The Blue Sweater is the inspiring story of a woman who left a career in international banking to spend her life on a quest to understand global poverty and find powerful new ways of tackling it.
It all started back home in Virginia, with the blue sweater, a gift that quickly became her prized possession - until the day she outgrew it and gave it away to Goodwill. Eleven years later in Africa, she spotted a young boy wearing that very sweater, with her name still on the tag inside. That the sweater had made its trek all the way to Rwanda was ample evidence, she thought, of how we are all connected, how our actions - and inaction - touch people every day across the globe, people we may never know or meet.
From her first stumbling efforts as a young idealist venturing forth in Africa to the creation of the trailblazing organization she runs today, Novogratz tells gripping stories with unforgettable characters - women dancing in a Nairobi slum, unwed mothers starting a bakery, courageous survivors of the Rwandan genocide, entrepreneurs building services for the poor against impossible odds.
She shows, in ways both hilarious and heartbreaking, how traditional charity often fails, but how a new form of philanthropic investing called "patient capital" can help make people self-sufficient and can change millions of lives.
More than just an autobiography or a how-to guide to addressing poverty, The Blue Sweater is a call to action that challenges us to grant dignity to the poor and to rethink our engagement with the world.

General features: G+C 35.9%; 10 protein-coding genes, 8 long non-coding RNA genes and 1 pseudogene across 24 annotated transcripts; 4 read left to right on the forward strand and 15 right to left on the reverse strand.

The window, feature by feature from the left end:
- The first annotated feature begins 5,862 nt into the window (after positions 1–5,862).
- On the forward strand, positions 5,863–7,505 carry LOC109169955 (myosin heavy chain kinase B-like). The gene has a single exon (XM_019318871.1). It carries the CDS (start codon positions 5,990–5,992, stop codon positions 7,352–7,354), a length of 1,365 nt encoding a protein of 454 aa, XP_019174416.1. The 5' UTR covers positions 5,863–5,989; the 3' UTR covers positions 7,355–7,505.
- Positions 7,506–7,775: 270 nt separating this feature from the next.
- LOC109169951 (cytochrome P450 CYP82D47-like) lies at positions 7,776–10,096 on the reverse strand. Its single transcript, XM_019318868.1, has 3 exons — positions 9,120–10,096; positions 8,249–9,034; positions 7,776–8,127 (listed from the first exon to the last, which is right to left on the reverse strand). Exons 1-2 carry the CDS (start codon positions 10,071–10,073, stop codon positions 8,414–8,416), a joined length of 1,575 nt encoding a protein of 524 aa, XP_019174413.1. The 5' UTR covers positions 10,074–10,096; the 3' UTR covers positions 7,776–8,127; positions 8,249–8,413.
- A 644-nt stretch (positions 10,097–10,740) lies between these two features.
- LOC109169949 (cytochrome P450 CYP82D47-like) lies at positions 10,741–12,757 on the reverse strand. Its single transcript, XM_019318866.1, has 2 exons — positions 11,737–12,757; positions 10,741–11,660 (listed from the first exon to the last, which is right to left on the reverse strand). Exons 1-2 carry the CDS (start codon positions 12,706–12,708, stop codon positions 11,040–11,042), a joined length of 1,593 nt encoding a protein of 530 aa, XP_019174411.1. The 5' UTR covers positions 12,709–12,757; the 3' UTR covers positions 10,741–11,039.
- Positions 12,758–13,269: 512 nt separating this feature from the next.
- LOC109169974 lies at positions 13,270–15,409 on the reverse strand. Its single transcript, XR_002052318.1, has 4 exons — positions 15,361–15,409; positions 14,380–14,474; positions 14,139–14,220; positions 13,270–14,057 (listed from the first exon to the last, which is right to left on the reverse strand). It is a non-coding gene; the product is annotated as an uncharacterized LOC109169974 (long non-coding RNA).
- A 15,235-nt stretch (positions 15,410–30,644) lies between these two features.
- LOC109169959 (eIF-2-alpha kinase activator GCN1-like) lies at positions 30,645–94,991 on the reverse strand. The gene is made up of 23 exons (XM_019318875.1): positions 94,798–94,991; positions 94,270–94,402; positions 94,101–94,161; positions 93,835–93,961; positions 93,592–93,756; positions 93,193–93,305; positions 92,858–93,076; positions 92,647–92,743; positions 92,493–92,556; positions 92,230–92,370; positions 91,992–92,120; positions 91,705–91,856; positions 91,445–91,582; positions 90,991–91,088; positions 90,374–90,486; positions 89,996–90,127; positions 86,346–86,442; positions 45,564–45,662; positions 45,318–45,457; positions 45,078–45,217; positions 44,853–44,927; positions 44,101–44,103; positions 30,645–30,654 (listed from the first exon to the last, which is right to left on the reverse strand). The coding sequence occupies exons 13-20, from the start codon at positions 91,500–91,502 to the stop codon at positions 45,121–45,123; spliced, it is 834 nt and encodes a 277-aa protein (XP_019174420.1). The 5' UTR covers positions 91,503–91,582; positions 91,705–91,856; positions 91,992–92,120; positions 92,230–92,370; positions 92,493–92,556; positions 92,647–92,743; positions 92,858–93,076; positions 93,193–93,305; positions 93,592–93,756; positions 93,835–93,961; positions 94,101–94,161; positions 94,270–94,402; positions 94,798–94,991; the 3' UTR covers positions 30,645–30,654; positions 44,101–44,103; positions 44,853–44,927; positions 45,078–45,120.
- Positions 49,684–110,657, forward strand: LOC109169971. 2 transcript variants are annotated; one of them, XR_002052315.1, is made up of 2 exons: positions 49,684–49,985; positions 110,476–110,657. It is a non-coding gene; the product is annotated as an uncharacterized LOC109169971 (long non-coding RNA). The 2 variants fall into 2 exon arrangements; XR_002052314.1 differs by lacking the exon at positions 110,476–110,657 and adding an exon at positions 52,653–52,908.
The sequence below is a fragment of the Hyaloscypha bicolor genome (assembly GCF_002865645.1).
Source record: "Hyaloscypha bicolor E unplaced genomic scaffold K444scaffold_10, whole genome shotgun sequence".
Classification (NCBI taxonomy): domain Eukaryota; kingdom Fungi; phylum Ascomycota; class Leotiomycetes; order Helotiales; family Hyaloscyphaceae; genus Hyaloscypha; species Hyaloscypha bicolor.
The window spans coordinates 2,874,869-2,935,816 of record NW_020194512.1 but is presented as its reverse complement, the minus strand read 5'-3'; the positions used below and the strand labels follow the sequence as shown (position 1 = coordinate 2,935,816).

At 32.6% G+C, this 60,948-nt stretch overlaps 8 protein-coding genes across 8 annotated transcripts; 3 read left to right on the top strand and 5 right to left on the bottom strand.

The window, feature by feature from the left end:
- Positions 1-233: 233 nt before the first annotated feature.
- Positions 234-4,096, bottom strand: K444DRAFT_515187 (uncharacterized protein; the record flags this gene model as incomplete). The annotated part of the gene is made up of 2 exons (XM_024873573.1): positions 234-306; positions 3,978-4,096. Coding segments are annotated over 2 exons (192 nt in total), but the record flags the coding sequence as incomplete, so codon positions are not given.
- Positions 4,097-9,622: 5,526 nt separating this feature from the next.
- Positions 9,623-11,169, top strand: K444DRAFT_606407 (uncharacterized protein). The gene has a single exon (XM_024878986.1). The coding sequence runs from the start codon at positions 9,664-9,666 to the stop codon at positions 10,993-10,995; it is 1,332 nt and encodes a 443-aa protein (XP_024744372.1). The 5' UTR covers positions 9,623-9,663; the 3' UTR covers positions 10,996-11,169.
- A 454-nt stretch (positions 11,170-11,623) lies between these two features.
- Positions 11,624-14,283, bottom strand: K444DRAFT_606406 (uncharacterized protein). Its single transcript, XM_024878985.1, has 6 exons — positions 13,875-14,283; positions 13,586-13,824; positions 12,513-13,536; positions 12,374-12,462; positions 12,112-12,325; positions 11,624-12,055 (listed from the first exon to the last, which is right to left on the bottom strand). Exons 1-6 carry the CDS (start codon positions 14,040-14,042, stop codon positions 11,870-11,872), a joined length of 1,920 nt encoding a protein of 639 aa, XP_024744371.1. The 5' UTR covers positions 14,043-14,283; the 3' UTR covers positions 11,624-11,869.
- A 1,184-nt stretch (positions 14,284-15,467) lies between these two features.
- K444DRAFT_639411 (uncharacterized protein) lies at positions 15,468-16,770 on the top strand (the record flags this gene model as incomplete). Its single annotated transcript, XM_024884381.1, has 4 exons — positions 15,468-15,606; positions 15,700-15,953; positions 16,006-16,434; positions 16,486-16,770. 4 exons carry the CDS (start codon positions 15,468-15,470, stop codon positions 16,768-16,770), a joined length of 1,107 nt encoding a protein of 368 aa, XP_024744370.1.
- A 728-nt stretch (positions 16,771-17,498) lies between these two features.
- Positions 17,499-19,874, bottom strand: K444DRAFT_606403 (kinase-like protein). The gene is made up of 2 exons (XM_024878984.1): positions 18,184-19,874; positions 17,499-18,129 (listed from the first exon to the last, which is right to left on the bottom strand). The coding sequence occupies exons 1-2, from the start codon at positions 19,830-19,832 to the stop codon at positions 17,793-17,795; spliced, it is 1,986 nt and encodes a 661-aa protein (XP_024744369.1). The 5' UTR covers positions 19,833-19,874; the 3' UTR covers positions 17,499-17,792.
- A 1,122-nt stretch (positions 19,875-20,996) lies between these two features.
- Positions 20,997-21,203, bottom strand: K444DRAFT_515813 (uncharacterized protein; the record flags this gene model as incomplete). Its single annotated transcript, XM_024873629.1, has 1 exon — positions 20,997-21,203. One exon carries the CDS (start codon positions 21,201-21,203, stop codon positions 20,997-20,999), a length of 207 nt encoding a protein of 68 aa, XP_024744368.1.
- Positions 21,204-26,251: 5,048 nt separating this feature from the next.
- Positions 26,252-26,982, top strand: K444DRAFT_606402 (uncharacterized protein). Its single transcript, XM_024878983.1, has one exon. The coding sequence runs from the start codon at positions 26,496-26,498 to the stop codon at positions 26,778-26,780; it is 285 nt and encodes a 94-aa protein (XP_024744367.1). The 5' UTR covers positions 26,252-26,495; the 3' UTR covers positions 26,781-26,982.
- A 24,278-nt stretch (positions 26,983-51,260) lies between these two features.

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The Blue Sweater
I thoroughly enjoyed this book. The subject is important and proximate. While the book is an excellent adventure into 'making the world a better place' it also points to far more important subjects: how to make philanthropy more impactful and how not-for-profits have to rethink the methods in order to have the impact they intend. All of us are philanthropists in some fashion from buying Girl Scout cookies to large scale donations. We give with the hope and intention that our donations make a positive and long lasting impact. But as this book points out, giving is often misguided because the manner that it is carried out falls short of the intent. Jacqueline recouints example after personal example of how blind giving is not the answer to bettering the world. The method must be strategic and the involvement active, not passive. Only then can the philanthropy have the intended impact - and in fact, goes beyond the original plan to have an exponential impact.
If you sit on a philanthropic board, participate in a service club or donate your time to an organization please read this book and challenge your team to rethink and restrategize its intention, methods, outcome and meaure of the philanthrophy.
Jacqueline's recount of her adventure is delightful. While her accomplishments are impressive, I also appreciated the honest and candid manner that recounts the failures of the process and in her own journey. I've purchased this book for several friends who are philanthropists and board members, and also for young adults who are planning their course of impact on the world.